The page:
Random Number Generation in C

Here is the basic method to generating random number.


#include <time.h>
#include <stdlib.h>
srand(time(NULL));
int r = rand();

The different fact about this code is using time method to set the “seed” of the rand() function. Since the rand() function actually gives a pre defined sequence of  numbers and that sequence can be changed by setting different seed number by srand(). Thus we use the time value to have random numbers for different executions.

That’s all folks….

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File I/O in C

These are the basic operations to read and write a file in C;

1- Include the header files

#include <stdio.h>

2- Create a file object

FILE *fp;

3- Open file

fp = fopen("filename", "mode");

modes are ;
r = read
w = write (create file if does not exist)
a = append (create file if does not exist)
r+ = reading and writing
w+ = reading and writing. Deletes the content of the file beforehand
a+ = read and write. Append if the file exist.

4-write to file

fprintf(fp,"Testing n");

or

fprintf(fp,"Testing %dn", num);

5-read file

fscanf(input,"%d", &c); //c is any variable typed int

6-close file

fclose(fp);

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GDB for debug… (Multi-threaded program)

I am recently working on a project for my school assignment and I discover the help of the GDB debugger. (Little late but whatever…(at 3rd GRADE)) :).

I used it to discover problems of my multi-threaded code that uses also Semaphores. However, now I’ll talk about GDB debugger not semaphore or thread. Time to begin…

First of all, in linux you need to get the GDB packages. You can easily use the software center .

(IN TEMINAL)

Compile your source code as:
erogol@erogol-G50V:~<strong>gcc -g [source_name] -o[execution_file_name]</strong> (do not change the -g option deceleration since it can causes some silly errors).  Start GDB:  erogol@erogol-G50V:~ gdb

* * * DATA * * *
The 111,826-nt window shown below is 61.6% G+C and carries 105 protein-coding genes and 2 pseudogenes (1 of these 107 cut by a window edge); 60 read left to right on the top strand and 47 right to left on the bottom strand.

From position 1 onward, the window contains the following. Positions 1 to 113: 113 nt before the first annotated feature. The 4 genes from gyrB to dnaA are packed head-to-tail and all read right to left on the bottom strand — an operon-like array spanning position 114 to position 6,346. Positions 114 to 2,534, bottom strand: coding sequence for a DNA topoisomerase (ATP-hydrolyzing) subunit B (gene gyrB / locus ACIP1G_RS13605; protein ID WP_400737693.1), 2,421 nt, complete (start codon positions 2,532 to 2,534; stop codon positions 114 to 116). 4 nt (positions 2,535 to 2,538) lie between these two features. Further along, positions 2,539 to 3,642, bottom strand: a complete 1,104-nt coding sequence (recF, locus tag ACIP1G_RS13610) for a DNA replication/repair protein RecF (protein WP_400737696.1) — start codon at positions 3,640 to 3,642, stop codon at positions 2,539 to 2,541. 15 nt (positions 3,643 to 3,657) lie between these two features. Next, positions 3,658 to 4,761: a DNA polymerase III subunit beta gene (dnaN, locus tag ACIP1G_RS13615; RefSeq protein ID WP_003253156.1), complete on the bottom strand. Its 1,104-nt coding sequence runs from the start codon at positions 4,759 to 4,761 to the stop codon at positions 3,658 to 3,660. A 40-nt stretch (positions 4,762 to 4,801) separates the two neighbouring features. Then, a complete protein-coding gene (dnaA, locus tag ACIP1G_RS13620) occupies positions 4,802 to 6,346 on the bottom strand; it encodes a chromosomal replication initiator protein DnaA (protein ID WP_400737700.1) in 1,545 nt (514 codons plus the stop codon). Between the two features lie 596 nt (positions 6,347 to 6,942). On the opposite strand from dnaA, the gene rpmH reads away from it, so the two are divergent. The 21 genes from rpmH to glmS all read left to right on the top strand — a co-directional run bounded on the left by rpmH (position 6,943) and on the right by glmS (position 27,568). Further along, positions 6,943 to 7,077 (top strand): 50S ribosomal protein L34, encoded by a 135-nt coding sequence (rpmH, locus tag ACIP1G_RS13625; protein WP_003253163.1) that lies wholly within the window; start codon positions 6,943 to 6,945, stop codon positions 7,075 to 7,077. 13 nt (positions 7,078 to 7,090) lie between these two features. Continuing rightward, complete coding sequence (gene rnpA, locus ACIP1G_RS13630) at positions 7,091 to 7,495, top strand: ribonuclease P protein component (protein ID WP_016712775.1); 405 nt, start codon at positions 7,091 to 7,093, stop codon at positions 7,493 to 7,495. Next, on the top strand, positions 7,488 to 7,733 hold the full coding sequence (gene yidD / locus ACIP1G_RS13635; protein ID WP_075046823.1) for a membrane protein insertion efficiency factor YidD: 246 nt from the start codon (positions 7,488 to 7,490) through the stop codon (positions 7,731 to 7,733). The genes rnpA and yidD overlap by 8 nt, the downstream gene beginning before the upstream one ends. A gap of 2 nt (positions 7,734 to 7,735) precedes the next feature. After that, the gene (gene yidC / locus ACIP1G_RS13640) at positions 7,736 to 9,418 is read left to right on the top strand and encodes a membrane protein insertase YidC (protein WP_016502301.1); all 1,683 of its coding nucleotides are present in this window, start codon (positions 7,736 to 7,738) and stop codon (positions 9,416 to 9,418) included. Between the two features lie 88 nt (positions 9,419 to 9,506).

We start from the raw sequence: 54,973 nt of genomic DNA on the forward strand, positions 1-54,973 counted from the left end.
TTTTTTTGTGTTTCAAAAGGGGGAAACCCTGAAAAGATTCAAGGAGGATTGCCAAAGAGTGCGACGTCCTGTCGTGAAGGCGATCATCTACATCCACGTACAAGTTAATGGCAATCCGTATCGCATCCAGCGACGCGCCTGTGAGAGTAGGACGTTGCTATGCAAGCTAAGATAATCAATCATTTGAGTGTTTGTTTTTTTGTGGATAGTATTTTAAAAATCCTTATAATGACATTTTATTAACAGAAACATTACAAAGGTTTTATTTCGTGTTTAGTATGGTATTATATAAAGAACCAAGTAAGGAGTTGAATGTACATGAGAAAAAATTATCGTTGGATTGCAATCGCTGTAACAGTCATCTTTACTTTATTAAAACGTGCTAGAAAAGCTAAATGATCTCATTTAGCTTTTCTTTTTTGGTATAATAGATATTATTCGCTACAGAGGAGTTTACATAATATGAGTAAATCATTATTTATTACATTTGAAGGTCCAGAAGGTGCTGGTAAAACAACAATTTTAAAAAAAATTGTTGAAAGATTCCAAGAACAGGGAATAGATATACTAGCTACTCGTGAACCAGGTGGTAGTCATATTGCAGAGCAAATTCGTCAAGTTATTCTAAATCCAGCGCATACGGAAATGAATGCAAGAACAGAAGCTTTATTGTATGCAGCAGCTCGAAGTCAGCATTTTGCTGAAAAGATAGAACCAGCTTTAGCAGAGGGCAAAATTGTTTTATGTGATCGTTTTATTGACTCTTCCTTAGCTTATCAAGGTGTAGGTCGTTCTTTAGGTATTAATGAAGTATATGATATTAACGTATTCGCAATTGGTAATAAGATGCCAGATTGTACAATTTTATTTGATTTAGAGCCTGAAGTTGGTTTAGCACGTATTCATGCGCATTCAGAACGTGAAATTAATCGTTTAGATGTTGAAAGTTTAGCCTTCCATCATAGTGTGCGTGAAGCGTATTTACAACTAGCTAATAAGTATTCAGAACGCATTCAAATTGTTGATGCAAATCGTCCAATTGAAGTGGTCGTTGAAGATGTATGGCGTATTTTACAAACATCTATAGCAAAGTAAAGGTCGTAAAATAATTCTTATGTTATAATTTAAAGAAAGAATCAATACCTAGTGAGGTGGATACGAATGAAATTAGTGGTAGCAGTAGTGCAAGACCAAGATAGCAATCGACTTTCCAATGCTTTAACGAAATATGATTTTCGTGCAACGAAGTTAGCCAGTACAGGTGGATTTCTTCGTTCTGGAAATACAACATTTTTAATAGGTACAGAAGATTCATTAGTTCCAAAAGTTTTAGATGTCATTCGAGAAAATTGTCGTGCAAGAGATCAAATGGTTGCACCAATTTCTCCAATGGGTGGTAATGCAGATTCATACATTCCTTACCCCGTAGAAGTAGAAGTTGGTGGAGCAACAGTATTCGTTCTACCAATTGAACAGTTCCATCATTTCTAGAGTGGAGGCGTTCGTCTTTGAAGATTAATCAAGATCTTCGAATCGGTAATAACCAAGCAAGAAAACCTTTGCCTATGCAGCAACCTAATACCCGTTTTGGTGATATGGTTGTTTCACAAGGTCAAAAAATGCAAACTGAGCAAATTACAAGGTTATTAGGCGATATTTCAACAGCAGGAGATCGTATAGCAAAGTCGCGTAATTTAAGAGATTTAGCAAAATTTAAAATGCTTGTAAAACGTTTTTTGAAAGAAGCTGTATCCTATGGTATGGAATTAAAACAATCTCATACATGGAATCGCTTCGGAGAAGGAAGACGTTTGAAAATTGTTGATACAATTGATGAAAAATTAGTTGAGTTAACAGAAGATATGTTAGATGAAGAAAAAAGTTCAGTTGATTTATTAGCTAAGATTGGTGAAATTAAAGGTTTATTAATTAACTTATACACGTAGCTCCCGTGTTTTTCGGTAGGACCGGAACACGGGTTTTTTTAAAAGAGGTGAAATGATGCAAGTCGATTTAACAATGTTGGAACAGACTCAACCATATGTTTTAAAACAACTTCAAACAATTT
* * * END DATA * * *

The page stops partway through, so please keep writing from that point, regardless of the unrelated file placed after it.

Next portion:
GNU gdb (GDB) 7.2-ubuntu
Copyright (C) 2010 Free Software Foundation, Inc.
License GPLv3+: GNU GPL version 3 or later <http://gnu.org/licenses/gpl.html>
This is free software: you are free to change and redistribute it.
There is NO WARRANTY, to the extent permitted by law.  Type “show copying”
and “show warranty” for details.
This GDB was configured as “i686-linux-gnu”.
For bug reporting instructions, please see:
<http://www.gnu.org/software/gdb/bugs/>.

(gdb) [all the commands will be written at that location]

NOTE:if you start it into the folder that includes your executable program you do not need to go to data path again in gdb, but you can go to the folder just like in the main terminal screen, using “cd”. If you are in the program folder then you can start gdb with the command “gdb [program_name]”

Open the program with gdb:

(gdb) file [program_name]

It will load the program.

Then: use the command as needed.

run – run the program

break [‘line_no’ or ‘code on the line’] – put a breakpoint to the program. “breakpoint” is the place that you code will be stopped when you run it.

step – go step by step by pressing “ENTER” of the program after it stops on one of the break point.

help all – get the all commands and explanations.

(When program creates new thread gdb will warn you)

info threads – shows threads number and some additional info.

thread [thread_no] – switch the watching thread.

info locals – show all the local variables and the values.

thread apply all info locals – show all the local values of all the threads.

print [variable_name] – show the value of the variable

finish – it finishes the function execution of the current one.

continue – exit from the step mode and continue the execution.

Also when you press CTRL+C in the execution time, program will be paused not canceled.

These are the basic commands that are used for my project debug, for more info here is a good tutorial:

http://www.haifux.org/lectures/211/gdb_-_customize_it.html

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Using Semaphore in C coding (Posix)